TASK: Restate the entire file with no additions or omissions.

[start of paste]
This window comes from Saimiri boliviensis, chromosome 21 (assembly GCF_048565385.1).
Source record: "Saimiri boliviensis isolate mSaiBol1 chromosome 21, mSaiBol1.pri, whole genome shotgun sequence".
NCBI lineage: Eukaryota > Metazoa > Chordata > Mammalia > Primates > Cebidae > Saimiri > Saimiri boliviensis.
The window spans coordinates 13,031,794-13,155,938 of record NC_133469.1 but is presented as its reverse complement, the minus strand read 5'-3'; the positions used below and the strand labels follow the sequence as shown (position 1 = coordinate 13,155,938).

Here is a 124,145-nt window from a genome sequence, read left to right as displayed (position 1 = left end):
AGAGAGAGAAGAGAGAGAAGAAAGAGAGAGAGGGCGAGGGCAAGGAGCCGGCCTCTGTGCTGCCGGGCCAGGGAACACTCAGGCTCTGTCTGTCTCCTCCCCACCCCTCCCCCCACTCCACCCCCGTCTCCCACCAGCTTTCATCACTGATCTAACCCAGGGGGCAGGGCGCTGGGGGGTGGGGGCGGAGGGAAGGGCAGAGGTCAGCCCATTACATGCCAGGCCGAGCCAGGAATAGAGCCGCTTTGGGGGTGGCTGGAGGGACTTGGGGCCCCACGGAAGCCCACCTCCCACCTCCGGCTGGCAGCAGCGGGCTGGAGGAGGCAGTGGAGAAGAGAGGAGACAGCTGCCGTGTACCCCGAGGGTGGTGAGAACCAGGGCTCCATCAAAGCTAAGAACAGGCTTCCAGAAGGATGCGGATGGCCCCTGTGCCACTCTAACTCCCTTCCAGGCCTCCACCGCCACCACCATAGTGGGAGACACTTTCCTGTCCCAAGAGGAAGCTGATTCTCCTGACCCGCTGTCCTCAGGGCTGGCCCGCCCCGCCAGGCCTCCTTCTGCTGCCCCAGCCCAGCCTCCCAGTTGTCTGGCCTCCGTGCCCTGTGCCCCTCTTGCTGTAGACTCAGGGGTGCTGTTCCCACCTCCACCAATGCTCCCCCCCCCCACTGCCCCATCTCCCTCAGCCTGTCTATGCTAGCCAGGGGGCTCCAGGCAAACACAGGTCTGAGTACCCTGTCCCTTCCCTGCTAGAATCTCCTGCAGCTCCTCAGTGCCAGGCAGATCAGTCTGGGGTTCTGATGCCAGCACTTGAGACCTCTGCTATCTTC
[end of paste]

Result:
This window comes from Saimiri boliviensis, chromosome 21 (assembly GCF_048565385.1).
Source record: "Saimiri boliviensis isolate mSaiBol1 chromosome 21, mSaiBol1.pri, whole genome shotgun sequence".
NCBI lineage: Eukaryota > Metazoa > Chordata > Mammalia > Primates > Cebidae > Saimiri > Saimiri boliviensis.
The window spans coordinates 13,031,794-13,155,938 of record NC_133469.1 but is presented as its reverse complement, the minus strand read 5'-3'; the positions used below and the strand labels follow the sequence as shown (position 1 = coordinate 13,155,938).

Here is a 124,145-nt window from a genome sequence, read left to right as displayed (position 1 = left end):
AGAGAGAGAAGAGAGAGAAGAAAGAGAGAGAGGGCGAGGGCAAGGAGCCGGCCTCTGTGCTGCCGGGCCAGGGAACACTCAGGCTCTGTCTGTCTCCTCCCCACCCCTCCCCCCACTCCACCCCCGTCTCCCACCAGCTTTCATCACTGATCTAACCCAGGGGGCAGGGCGCTGGGGGGTGGGGGCGGAGGGAAGGGCAGAGGTCAGCCCATTACATGCCAGGCCGAGCCAGGAATAGAGCCGCTTTGGGGGTGGCTGGAGGGACTTGGGGCCCCACGGAAGCCCACCTCCCACCTCCGGCTGGCAGCAGCGGGCTGGAGGAGGCAGTGGAGAAGAGAGGAGACAGCTGCCGTGTACCCCGAGGGTGGTGAGAACCAGGGCTCCATCAAAGCTAAGAACAGGCTTCCAGAAGGATGCGGATGGCCCCTGTGCCACTCTAACTCCCTTCCAGGCCTCCACCGCCACCACCATAGTGGGAGACACTTTCCTGTCCCAAGAGGAAGCTGATTCTCCTGACCCGCTGTCCTCAGGGCTGGCCCGCCCCGCCAGGCCTCCTTCTGCTGCCCCAGCCCAGCCTCCCAGTTGTCTGGCCTCCGTGCCCTGTGCCCCTCTTGCTGTAGACTCAGGGGTGCTGTTCCCACCTCCACCAATGCTCCCCCCCCCCACTGCCCCATCTCCCTCAGCCTGTCTATGCTAGCCAGGGGGCTCCAGGCAAACACAGGTCTGAGTACCCTGTCCCTTCCCTGCTAGAATCTCCTGCAGCTCCTCAGTGCCAGGCAGATCAGTCTGGGGTTCTGATGCCAGCACTTGAGACCTCTGCTATCTTC